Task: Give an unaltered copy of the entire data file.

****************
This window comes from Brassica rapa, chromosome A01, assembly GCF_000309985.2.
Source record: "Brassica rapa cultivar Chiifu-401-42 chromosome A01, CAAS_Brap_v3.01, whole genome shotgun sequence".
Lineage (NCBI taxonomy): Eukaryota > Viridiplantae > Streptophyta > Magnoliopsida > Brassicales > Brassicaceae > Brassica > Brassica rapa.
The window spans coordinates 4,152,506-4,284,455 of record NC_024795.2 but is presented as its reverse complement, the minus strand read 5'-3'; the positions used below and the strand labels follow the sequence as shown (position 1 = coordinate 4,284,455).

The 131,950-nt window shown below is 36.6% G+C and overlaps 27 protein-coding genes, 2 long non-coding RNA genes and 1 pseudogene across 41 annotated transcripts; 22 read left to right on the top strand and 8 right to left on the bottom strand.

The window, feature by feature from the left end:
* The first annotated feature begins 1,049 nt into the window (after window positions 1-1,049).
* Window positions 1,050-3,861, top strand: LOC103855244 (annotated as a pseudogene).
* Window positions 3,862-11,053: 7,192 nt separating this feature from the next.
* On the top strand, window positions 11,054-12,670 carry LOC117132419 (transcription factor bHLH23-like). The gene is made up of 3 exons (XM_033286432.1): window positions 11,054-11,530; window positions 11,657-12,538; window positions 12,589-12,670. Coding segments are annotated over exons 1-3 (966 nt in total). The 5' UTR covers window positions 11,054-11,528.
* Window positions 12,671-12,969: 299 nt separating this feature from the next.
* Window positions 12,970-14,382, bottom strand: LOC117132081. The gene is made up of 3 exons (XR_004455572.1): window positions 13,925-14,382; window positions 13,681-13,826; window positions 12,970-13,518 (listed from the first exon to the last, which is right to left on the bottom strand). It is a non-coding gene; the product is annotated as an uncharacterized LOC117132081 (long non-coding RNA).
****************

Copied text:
This window comes from Brassica rapa, chromosome A01, assembly GCF_000309985.2.
Source record: "Brassica rapa cultivar Chiifu-401-42 chromosome A01, CAAS_Brap_v3.01, whole genome shotgun sequence".
Lineage (NCBI taxonomy): Eukaryota > Viridiplantae > Streptophyta > Magnoliopsida > Brassicales > Brassicaceae > Brassica > Brassica rapa.
The window spans coordinates 4,152,506-4,284,455 of record NC_024795.2 but is presented as its reverse complement, the minus strand read 5'-3'; the positions used below and the strand labels follow the sequence as shown (position 1 = coordinate 4,284,455).

The 131,950-nt window shown below is 36.6% G+C and overlaps 27 protein-coding genes, 2 long non-coding RNA genes and 1 pseudogene across 41 annotated transcripts; 22 read left to right on the top strand and 8 right to left on the bottom strand.

The window, feature by feature from the left end:
* The first annotated feature begins 1,049 nt into the window (after window positions 1-1,049).
* Window positions 1,050-3,861, top strand: LOC103855244 (annotated as a pseudogene).
* Window positions 3,862-11,053: 7,192 nt separating this feature from the next.
* On the top strand, window positions 11,054-12,670 carry LOC117132419 (transcription factor bHLH23-like). The gene is made up of 3 exons (XM_033286432.1): window positions 11,054-11,530; window positions 11,657-12,538; window positions 12,589-12,670. Coding segments are annotated over exons 1-3 (966 nt in total). The 5' UTR covers window positions 11,054-11,528.
* Window positions 12,671-12,969: 299 nt separating this feature from the next.
* Window positions 12,970-14,382, bottom strand: LOC117132081. The gene is made up of 3 exons (XR_004455572.1): window positions 13,925-14,382; window positions 13,681-13,826; window positions 12,970-13,518 (listed from the first exon to the last, which is right to left on the bottom strand). It is a non-coding gene; the product is annotated as an uncharacterized LOC117132081 (long non-coding RNA).